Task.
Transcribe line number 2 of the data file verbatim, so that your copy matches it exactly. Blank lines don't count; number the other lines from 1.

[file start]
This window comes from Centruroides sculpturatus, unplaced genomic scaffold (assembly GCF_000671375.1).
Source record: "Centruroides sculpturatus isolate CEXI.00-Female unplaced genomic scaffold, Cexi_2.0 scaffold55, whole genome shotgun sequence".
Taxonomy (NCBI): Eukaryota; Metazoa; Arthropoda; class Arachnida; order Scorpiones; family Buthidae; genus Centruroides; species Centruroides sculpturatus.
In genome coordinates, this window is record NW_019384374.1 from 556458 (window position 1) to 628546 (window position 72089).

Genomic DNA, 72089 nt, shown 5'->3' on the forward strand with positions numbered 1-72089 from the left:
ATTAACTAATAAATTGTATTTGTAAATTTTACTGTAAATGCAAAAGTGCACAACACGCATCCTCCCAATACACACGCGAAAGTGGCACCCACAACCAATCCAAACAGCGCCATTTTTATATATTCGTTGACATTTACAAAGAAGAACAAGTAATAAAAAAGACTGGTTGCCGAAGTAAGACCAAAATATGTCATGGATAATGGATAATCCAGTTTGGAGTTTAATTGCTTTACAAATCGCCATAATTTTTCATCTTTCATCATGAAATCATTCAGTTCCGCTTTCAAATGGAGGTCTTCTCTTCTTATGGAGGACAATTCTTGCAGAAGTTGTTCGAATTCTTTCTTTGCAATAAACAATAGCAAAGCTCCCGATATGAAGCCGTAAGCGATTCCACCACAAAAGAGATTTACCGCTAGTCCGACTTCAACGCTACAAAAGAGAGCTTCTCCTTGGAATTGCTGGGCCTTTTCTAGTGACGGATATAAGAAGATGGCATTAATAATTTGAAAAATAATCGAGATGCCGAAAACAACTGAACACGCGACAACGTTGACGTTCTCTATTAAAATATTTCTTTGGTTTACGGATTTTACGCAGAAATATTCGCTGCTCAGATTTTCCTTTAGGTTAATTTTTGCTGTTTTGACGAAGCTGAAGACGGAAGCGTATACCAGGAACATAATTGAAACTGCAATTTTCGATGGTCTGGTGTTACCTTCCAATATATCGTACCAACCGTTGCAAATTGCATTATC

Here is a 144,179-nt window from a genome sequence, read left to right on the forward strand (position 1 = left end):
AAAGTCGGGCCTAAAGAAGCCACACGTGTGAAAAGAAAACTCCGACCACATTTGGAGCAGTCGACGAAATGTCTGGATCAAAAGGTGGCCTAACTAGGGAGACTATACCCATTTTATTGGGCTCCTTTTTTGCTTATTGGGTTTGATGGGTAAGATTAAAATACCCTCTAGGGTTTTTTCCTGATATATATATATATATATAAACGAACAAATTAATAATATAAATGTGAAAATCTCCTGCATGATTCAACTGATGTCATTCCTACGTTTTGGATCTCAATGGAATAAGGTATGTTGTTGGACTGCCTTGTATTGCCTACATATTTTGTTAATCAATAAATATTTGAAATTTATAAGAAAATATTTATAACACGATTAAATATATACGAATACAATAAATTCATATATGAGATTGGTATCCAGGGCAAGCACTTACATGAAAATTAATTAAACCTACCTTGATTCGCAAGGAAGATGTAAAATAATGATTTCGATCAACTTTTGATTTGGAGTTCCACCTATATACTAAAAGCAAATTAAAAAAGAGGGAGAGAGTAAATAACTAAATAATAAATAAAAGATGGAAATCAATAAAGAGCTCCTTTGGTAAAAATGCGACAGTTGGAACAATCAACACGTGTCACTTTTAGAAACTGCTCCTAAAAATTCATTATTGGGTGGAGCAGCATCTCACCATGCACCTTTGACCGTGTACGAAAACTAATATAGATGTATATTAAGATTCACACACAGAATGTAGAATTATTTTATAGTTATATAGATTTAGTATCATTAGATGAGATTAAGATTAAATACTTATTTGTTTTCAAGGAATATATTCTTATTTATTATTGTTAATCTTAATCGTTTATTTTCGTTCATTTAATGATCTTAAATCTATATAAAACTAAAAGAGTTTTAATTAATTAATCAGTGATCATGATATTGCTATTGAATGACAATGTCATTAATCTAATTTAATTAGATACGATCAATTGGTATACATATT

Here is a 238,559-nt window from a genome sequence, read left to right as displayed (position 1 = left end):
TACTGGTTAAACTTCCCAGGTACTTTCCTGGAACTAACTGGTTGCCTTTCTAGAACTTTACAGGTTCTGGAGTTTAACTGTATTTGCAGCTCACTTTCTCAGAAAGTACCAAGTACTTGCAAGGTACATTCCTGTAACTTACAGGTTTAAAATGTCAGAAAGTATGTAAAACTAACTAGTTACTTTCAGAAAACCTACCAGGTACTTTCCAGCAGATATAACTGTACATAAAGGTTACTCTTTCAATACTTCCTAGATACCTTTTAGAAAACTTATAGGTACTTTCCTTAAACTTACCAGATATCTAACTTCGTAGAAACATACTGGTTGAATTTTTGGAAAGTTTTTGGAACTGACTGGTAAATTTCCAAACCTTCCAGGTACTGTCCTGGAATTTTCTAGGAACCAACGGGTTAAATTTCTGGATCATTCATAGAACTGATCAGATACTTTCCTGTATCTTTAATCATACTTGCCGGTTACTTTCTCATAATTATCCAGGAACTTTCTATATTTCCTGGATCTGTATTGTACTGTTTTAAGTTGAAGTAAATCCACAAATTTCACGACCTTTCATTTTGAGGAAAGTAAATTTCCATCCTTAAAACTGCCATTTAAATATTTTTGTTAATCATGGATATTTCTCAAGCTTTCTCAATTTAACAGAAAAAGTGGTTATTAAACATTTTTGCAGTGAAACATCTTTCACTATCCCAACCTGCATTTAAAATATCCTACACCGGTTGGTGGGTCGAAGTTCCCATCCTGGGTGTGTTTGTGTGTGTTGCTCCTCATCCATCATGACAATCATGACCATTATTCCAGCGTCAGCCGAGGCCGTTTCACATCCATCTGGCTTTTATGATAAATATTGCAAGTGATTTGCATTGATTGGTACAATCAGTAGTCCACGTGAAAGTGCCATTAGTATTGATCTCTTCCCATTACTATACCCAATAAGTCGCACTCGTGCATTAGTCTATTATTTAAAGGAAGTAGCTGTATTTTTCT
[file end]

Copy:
Source record: "Centruroides sculpturatus isolate CEXI.00-Female unplaced genomic scaffold, Cexi_2.0 scaffold55, whole genome shotgun sequence".